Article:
throw new Exception("Didn't get correct response from geocoding server");

      // Retrieve the list of geocoded locations
      XmlNodeList Locations = geocodeResponse.GetElementsByTagName("Location");

      // Create a geography Point instance of the first matching location
      double Latitude = double.Parse(Locations[0]["Point"]["Latitude"].InnerText);
      double Longitude = double.Parse(Locations[0]["Point"]["Longitude"].InnerText);
      SqlGeography Point = SqlGeography.Point(Latitude, Longitude, 4326);

      // Return the Point to SQL Server
      return Point;

This code listing contains both a generic geocoding method to call the Bing Maps Locations API (called Geocode), and a wrapper function to expose that functionality as a scalar User-Defined Function (called GeocodeUDF) that selects the top-matching geocoded coordinates for a supplied address string.

There are several other ways you might want to expose geocoding functionality in SQL Server; geocoding is an imprecise operation, and you often might get more than one possible match returned for a given address. To enable a choice between different possible geocoded locations, you might therefore prefer to return the results in a table, using a Table-Valued Function rather than a scalar UDF. Such a table could also return other columns of information, such as the confidence of the match, or the bounding box around a large feature rather than a single point location to represent its location. These ideas and more are discussed in the Geocoding chapter of Pro Spatial with SQL Server 2012, but for now we’ll stick with the simple case of a UDF that just selects the top hit.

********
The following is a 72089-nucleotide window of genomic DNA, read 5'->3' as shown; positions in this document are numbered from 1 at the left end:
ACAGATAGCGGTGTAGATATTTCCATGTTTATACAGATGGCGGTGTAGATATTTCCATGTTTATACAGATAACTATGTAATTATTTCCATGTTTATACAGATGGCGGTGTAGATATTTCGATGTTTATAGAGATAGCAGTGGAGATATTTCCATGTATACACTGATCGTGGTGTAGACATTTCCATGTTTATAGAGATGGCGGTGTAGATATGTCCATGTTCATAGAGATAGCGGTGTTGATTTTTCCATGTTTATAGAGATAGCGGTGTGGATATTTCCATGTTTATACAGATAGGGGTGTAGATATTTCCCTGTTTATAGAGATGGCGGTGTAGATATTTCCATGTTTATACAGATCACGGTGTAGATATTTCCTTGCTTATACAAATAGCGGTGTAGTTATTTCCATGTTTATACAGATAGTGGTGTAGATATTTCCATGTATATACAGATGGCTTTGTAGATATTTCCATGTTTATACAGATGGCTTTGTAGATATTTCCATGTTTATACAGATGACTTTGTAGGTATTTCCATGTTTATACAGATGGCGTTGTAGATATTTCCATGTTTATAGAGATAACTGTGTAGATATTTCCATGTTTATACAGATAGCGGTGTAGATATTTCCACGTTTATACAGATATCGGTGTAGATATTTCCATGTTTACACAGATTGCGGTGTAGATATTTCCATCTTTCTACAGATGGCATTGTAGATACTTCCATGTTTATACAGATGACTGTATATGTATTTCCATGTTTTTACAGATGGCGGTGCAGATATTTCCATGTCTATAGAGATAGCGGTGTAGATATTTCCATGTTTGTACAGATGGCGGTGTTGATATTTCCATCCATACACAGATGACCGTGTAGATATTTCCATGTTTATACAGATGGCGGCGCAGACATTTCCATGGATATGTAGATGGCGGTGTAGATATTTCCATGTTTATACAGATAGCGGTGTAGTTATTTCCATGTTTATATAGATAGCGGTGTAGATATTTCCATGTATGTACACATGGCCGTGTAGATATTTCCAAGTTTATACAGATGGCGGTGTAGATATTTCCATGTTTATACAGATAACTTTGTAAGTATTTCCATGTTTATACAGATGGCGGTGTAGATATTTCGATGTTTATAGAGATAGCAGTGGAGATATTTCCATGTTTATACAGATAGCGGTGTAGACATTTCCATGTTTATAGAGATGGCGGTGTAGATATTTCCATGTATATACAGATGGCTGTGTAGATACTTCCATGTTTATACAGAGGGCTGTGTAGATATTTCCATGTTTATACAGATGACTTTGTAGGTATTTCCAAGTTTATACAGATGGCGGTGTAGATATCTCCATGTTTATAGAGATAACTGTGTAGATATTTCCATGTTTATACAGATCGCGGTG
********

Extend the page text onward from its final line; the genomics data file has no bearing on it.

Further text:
Build the project containing the code above (Build –> Build Solution).

Step 3. Import the Assembly and Register the Function in SQL Server

In SQL Server, first make sure that user-defined CLR code is enabled:

EXEC sp_configure 'clr enabled', '1';

Then, to interact with the Locations API service, you need to set the appropriate database security permissions to allow access to external services. The easiest way to do this is to simply set the database to be trustworthy (in this example, I’m going to create my geocoding function in the ProSpatial database – change this line to match your database name as appropriate):


Now, import the assembly containing the geocoding function, and remember to give it EXTERNAL_ACCESS permission. You’ll have to edit the path and filename to match that of the project you created in Step 2:

FROM 'C:\Users\Alastair\Visual Studio 2012\Projects\Geocoder\bin\Debug\Geocoder.dll'  

Finally, register the function that will call into the GeocodeUDF method in the Geocoder assembly: